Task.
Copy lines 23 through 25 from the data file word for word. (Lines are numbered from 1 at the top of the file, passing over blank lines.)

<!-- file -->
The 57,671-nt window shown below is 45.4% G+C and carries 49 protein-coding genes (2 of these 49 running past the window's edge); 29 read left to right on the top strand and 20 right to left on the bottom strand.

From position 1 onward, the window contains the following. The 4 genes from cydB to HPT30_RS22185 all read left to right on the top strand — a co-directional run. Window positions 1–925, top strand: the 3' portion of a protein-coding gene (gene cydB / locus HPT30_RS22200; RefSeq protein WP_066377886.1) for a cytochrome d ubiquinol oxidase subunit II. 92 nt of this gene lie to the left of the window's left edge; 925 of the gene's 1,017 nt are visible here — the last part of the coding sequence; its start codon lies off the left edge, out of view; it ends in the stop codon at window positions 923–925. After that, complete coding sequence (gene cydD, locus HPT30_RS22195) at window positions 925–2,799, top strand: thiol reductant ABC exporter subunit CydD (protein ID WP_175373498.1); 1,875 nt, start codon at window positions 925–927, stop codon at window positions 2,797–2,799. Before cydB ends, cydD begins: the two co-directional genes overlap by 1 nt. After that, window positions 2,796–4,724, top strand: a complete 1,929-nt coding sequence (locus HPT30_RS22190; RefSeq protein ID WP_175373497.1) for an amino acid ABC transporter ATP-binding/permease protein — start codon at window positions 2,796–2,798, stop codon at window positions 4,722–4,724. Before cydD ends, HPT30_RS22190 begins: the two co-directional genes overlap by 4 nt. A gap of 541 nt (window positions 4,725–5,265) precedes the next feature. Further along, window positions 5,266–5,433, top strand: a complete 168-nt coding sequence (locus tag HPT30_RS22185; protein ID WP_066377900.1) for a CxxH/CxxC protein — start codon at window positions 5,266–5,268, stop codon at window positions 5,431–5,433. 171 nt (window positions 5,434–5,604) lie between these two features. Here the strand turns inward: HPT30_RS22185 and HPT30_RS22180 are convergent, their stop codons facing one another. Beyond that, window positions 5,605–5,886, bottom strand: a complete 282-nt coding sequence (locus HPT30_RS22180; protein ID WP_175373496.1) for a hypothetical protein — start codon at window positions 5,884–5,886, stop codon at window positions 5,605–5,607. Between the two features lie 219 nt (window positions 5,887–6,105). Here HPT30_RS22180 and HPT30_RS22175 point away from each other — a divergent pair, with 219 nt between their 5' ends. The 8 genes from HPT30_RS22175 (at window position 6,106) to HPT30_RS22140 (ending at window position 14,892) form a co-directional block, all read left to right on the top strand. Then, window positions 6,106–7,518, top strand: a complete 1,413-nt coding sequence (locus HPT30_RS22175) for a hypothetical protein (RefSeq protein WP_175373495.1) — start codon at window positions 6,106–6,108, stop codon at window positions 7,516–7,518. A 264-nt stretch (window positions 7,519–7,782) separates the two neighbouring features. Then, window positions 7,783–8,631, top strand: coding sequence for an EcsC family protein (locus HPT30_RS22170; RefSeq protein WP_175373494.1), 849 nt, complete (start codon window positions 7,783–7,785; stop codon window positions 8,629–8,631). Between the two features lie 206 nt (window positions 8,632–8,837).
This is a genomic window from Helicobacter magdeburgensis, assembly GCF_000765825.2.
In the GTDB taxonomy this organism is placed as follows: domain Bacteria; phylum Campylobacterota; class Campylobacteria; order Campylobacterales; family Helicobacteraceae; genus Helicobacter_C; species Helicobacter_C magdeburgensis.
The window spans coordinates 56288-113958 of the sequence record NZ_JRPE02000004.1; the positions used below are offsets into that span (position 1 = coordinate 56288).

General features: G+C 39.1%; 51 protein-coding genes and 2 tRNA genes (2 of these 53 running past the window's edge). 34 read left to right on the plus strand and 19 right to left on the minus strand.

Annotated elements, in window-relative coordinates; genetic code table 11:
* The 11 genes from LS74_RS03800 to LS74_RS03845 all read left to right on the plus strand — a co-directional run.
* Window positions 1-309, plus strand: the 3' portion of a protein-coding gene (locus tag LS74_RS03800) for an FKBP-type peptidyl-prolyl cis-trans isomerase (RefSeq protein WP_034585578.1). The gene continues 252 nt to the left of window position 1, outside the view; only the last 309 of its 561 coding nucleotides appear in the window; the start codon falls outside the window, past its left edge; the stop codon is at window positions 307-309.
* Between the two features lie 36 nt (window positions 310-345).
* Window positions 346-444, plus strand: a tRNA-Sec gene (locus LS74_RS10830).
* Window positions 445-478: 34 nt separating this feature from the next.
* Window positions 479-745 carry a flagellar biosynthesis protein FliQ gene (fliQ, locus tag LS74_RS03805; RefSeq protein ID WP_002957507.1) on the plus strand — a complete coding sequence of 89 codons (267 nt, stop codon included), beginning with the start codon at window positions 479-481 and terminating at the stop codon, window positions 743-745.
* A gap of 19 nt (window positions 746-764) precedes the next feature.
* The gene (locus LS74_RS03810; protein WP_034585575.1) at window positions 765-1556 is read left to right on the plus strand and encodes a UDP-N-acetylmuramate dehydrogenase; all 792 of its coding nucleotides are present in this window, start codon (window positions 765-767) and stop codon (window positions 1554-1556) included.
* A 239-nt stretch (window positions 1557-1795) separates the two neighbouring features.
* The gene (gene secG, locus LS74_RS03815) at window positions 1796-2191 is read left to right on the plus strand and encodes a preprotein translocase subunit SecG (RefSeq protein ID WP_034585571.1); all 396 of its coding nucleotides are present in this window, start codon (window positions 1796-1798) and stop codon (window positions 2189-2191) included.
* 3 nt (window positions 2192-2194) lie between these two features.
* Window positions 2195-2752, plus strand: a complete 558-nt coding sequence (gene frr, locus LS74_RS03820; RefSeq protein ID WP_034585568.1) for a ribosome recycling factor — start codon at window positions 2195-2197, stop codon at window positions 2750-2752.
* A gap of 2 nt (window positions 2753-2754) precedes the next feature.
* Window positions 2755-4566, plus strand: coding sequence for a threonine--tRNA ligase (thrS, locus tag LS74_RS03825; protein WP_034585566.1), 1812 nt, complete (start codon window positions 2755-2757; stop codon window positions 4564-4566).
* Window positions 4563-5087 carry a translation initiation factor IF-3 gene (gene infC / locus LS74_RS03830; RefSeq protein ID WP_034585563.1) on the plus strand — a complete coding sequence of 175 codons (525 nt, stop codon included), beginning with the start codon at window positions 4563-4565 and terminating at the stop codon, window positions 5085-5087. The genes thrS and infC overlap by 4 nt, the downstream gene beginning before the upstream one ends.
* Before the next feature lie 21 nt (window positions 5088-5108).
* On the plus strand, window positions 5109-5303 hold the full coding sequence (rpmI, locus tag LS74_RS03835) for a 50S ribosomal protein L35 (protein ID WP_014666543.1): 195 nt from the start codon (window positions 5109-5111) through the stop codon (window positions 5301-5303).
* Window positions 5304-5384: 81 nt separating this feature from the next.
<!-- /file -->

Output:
* Before the next feature lie 21 nt (window positions 5088-5108).
* On the plus strand, window positions 5109-5303 hold the full coding sequence (rpmI, locus tag LS74_RS03835) for a 50S ribosomal protein L35 (protein ID WP_014666543.1): 195 nt from the start codon (window positions 5109-5111) through the stop codon (window positions 5301-5303).
* Window positions 5304-5384: 81 nt separating this feature from the next.